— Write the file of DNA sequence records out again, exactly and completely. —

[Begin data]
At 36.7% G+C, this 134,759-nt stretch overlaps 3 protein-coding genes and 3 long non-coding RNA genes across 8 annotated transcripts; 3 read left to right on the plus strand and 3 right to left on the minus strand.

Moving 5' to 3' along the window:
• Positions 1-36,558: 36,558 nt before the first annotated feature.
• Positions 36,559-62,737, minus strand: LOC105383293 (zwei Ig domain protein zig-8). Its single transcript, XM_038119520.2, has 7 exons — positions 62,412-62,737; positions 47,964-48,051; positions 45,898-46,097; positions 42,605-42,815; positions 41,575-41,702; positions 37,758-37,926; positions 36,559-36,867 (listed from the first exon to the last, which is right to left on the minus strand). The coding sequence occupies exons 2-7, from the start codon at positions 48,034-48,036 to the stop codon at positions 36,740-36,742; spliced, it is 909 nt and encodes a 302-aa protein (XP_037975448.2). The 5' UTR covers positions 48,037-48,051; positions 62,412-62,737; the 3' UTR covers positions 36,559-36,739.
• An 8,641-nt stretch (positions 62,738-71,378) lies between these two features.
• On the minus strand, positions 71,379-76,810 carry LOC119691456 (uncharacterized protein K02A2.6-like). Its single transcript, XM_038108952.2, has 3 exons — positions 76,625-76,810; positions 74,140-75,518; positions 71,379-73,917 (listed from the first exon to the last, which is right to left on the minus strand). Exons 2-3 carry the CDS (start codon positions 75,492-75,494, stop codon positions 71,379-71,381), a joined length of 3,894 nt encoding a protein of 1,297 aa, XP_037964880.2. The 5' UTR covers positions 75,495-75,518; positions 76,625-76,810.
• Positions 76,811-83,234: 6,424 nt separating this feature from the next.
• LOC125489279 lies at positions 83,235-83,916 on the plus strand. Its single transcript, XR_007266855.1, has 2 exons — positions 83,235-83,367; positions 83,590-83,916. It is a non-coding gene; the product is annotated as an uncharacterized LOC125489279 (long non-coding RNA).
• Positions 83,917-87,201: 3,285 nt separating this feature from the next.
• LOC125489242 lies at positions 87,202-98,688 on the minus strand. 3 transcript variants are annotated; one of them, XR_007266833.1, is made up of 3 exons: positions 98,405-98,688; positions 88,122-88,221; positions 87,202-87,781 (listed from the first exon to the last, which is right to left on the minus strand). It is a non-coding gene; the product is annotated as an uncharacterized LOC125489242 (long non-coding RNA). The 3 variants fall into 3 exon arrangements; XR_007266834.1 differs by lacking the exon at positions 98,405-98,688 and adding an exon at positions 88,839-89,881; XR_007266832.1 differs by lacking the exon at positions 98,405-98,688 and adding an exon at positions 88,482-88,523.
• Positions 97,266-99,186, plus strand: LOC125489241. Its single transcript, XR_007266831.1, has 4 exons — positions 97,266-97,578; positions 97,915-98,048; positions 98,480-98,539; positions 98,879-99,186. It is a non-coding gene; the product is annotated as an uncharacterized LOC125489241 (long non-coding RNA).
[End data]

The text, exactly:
At 36.7% G+C, this 134,759-nt stretch overlaps 3 protein-coding genes and 3 long non-coding RNA genes across 8 annotated transcripts; 3 read left to right on the plus strand and 3 right to left on the minus strand.

Moving 5' to 3' along the window:
• Positions 1-36,558: 36,558 nt before the first annotated feature.
• Positions 36,559-62,737, minus strand: LOC105383293 (zwei Ig domain protein zig-8). Its single transcript, XM_038119520.2, has 7 exons — positions 62,412-62,737; positions 47,964-48,051; positions 45,898-46,097; positions 42,605-42,815; positions 41,575-41,702; positions 37,758-37,926; positions 36,559-36,867 (listed from the first exon to the last, which is right to left on the minus strand). The coding sequence occupies exons 2-7, from the start codon at positions 48,034-48,036 to the stop codon at positions 36,740-36,742; spliced, it is 909 nt and encodes a 302-aa protein (XP_037975448.2). The 5' UTR covers positions 48,037-48,051; positions 62,412-62,737; the 3' UTR covers positions 36,559-36,739.
• An 8,641-nt stretch (positions 62,738-71,378) lies between these two features.
• On the minus strand, positions 71,379-76,810 carry LOC119691456 (uncharacterized protein K02A2.6-like). Its single transcript, XM_038108952.2, has 3 exons — positions 76,625-76,810; positions 74,140-75,518; positions 71,379-73,917 (listed from the first exon to the last, which is right to left on the minus strand). Exons 2-3 carry the CDS (start codon positions 75,492-75,494, stop codon positions 71,379-71,381), a joined length of 3,894 nt encoding a protein of 1,297 aa, XP_037964880.2. The 5' UTR covers positions 75,495-75,518; positions 76,625-76,810.
• Positions 76,811-83,234: 6,424 nt separating this feature from the next.
• LOC125489279 lies at positions 83,235-83,916 on the plus strand. Its single transcript, XR_007266855.1, has 2 exons — positions 83,235-83,367; positions 83,590-83,916. It is a non-coding gene; the product is annotated as an uncharacterized LOC125489279 (long non-coding RNA).
• Positions 83,917-87,201: 3,285 nt separating this feature from the next.
• LOC125489242 lies at positions 87,202-98,688 on the minus strand. 3 transcript variants are annotated; one of them, XR_007266833.1, is made up of 3 exons: positions 98,405-98,688; positions 88,122-88,221; positions 87,202-87,781 (listed from the first exon to the last, which is right to left on the minus strand). It is a non-coding gene; the product is annotated as an uncharacterized LOC125489242 (long non-coding RNA). The 3 variants fall into 3 exon arrangements; XR_007266834.1 differs by lacking the exon at positions 98,405-98,688 and adding an exon at positions 88,839-89,881; XR_007266832.1 differs by lacking the exon at positions 98,405-98,688 and adding an exon at positions 88,482-88,523.
• Positions 97,266-99,186, plus strand: LOC125489241. Its single transcript, XR_007266831.1, has 4 exons — positions 97,266-97,578; positions 97,915-98,048; positions 98,480-98,539; positions 98,879-99,186. It is a non-coding gene; the product is annotated as an uncharacterized LOC125489241 (long non-coding RNA).